Pittsburghers have always had a desperate need to believe: Just ask the thousands of Pirates season-ticket holders. And indeed, as regards Jehovah's Witnesses, "Pittsburgh may justly be considered the base of origin for this group," writes O.M. Walton in his 1958 Story of Religion in the Pittsburgh Area. "Few Pittsburghers are aware of the conspicuous part the city has played," Walton notes, but as the hometown of founder Charles Taze Russell, the city was the first to bear witness to the Witnesses.
Russell was born in 1852, the child of merchants in the town of Allegheny (now Pittsburgh's North Side). According to a 1986 profile of Russell in the Western Pennsylvania Historical Magazine, Russell showed an interest in religion early on: At age 9, when other kids were playing hopscotch, he was inscribing Bible texts with chalk on the sidewalk.
But Russell was also impatient with church doctrine. Among other things, he had a hard time accepting that a merciful God would punish sinners in hell for all eternity. He also doubted such Catholic concepts as papal infallibility, and Protestant ideas like the belief that souls were predestined to go to heaven or hell. As a teen-ager, Russell broke with his Presbyterian upbringing, and later began devising a new cosmology based on his own reading of scripture. By the late 1870s, Russell had devised the tenets of what he called the "little flock," but would later be called the Jehovah's Witnesses.
Russell believed that in 1914, God and Satan would share rulership of the world and eventually do battle over it. Once the battle was on, a "heavenly class" of 144,000 believers would rule alongside Jesus; until then, Witnesses were to have no truck with earthly governments. ("Let the world manage its own government while we wait for ours," Russell explained.) Russell also believed that souls would be judged not by the depth of their faith as in Protestant religions but by the work they did for the Lord.
This article of faith sounds innocuous, but from it sprung the tradition of the "colporteurs," Witnesses going door-to-door to evangelize their beliefs. Pittsburghers became the first audiences for the Witnesses' message. They also helped to bankroll it; Russell plowed earnings from the family business into publishing the Watch Tower, first from the old family business on Federal Street in 1879, and later from the "Bible House" at 610 Arch St., on the North Side. (In 1909, the Witnesses moved their headquarters to Brooklyn.)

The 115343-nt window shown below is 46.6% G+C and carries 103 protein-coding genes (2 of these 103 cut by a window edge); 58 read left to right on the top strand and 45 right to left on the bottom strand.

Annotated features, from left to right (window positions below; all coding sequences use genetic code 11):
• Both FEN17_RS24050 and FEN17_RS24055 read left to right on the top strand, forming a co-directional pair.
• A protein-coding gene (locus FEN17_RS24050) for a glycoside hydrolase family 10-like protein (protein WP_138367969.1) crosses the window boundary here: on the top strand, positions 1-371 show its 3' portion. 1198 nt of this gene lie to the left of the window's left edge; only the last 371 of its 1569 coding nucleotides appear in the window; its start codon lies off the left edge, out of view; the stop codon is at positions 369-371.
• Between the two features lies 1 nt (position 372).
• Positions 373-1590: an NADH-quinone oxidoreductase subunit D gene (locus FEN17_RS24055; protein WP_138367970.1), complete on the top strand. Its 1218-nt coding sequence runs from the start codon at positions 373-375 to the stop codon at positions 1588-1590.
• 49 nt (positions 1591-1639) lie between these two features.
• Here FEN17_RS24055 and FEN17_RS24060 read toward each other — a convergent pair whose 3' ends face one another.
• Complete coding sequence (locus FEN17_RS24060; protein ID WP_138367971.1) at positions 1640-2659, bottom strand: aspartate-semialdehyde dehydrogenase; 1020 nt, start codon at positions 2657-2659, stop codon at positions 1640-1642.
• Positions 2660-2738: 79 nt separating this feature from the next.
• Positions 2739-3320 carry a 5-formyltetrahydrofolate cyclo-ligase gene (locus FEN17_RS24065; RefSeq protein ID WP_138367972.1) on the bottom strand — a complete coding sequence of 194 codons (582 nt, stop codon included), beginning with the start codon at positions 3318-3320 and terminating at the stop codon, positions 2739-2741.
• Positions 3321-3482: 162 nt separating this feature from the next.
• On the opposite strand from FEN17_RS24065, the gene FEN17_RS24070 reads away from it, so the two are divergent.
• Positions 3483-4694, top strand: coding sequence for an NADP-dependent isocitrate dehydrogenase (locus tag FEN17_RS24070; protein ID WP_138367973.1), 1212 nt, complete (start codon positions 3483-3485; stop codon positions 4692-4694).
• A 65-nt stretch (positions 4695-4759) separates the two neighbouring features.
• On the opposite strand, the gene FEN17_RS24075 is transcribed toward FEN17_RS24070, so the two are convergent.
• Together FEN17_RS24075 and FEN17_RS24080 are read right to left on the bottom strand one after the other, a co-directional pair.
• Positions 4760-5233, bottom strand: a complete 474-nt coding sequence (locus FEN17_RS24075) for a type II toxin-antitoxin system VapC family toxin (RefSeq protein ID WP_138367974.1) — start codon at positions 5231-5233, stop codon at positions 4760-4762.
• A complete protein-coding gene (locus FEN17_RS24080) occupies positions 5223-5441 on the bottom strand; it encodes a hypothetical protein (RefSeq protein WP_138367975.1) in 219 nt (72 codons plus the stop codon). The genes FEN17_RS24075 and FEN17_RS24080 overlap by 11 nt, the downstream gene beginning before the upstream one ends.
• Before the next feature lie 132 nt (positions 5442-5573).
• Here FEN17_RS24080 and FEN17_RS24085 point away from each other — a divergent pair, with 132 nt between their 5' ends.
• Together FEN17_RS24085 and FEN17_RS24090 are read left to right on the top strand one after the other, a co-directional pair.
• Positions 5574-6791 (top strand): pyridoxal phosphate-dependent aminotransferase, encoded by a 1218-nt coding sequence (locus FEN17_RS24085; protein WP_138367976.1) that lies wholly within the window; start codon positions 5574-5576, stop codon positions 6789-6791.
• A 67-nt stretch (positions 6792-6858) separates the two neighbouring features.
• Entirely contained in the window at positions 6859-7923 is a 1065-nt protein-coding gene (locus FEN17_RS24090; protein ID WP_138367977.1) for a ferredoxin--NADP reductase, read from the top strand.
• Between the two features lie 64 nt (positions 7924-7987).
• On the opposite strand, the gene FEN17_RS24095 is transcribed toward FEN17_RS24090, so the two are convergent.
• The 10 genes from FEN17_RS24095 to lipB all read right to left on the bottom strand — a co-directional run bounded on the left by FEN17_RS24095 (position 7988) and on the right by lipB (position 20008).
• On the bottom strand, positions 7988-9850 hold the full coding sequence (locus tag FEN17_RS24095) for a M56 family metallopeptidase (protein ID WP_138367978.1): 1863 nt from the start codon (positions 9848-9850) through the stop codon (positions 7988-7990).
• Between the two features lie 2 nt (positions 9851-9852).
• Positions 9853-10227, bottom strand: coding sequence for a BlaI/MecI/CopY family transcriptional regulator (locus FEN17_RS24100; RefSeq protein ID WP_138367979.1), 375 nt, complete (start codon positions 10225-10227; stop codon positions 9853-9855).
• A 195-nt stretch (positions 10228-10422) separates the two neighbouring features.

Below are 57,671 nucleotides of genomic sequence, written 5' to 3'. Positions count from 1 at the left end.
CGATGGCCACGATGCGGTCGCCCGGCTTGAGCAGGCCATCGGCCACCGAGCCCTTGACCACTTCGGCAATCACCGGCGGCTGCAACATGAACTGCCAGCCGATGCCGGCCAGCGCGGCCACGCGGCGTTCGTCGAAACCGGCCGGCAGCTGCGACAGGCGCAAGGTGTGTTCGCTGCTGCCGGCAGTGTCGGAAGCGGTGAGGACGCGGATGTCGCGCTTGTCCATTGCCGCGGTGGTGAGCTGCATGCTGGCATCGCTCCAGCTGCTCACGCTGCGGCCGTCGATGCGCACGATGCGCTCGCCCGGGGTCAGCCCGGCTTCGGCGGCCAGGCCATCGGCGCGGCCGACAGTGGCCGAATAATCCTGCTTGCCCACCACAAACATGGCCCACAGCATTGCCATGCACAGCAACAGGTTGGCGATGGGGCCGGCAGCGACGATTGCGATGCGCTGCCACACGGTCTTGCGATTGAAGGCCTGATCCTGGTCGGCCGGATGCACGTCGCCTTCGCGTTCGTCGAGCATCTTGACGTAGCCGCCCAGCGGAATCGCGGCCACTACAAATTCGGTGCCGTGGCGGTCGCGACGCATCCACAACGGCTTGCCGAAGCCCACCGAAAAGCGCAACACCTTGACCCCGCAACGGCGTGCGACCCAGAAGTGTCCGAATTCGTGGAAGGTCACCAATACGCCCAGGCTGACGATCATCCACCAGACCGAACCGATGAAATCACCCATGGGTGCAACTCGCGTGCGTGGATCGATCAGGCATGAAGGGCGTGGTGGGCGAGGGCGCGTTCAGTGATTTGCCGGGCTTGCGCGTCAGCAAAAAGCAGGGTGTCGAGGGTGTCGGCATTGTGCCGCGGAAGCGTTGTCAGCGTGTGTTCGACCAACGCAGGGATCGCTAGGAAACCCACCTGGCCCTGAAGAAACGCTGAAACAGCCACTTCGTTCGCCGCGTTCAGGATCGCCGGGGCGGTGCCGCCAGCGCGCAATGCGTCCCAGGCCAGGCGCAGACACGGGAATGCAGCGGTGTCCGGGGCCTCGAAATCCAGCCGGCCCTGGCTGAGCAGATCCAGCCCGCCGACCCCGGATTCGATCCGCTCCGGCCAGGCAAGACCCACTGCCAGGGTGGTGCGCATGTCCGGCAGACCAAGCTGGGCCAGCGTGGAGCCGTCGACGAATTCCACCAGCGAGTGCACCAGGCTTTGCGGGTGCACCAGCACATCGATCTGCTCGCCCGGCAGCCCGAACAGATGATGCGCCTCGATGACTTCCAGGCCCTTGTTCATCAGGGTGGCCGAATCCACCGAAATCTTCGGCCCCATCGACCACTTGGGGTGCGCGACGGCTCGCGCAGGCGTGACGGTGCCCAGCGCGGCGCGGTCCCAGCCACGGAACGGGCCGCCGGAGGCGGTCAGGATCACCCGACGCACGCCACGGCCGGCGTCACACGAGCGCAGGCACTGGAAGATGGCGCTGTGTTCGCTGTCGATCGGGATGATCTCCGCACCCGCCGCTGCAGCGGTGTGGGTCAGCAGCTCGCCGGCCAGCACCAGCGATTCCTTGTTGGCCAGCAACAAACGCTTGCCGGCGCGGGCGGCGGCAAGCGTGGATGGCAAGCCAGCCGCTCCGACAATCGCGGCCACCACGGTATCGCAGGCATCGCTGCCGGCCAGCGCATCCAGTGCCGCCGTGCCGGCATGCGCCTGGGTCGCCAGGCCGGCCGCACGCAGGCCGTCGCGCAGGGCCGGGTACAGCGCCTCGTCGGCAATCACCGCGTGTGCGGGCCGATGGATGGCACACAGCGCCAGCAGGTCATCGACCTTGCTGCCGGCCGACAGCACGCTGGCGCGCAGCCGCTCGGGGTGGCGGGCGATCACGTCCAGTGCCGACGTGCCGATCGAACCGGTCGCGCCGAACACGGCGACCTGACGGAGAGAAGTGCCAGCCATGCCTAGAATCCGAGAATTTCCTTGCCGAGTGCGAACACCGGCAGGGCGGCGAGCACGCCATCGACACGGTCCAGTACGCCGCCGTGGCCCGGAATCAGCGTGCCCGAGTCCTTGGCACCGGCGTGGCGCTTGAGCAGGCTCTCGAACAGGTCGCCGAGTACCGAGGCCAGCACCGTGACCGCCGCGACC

Mainline faiths distrusted Russell, not surprisingly, in large part because he preached that the souls of the wicked would simply perish, rather than suffering eternal torment. (Sparing the wicked eternal torment, after all, took some of the fun out of religion.) But it was a popular argument: As The New York Times noted after Russell's death, "When he first arrived in Brooklyn, Pastor Russell attracted favorable attention by abolishing Hell."
He might have been even more popular if he'd abolished Brooklyn, of course, but Russell's public debates with other theologians drew considerable attention. According to a 1903 Pittsburgh Post account, "thousands were turned away" during one debate held between Russell and one Reverend E.L. Eaton staged at the North Side's Carnegie Hall.
But the Witnesses paid a price for their fame, and their faith. The colporteurs alienated many, and their refusal to salute the flag resulted in charges of sedition during wartime and other jingoistic periods.
Russell had difficulties of his own, thanks to a costly and widely publicized divorce from his wife of 25 years. He was also accused of defrauding the gullible by endorsing products like "Miracle Wheat" and "Millennial Bean," which were said to outgrow other crops thanks to some divine blessing.
But Russell practiced what he preached: O.M. Walton estimates that Russell preached some 30,000 sermons and traveled "over a million miles" spreading the word. And the faithful never deserted him. "[P]eople said that Jesus was a blasphemer," pointed out one of Russell's defenders, E.D. Stewart, in a 1917 magazine article.
Russell died in 1916, on a train passing through Texas. His last words were "Please wrap me in a Roman toga." (Someday, I expect these to be the last words of that other great North Side evangelist, former Mayor Tom Murphy, as well.) The best they could do was a bedsheet from a sleeper car, but by then, Russell's influence on the world and Pittsburgh was assured.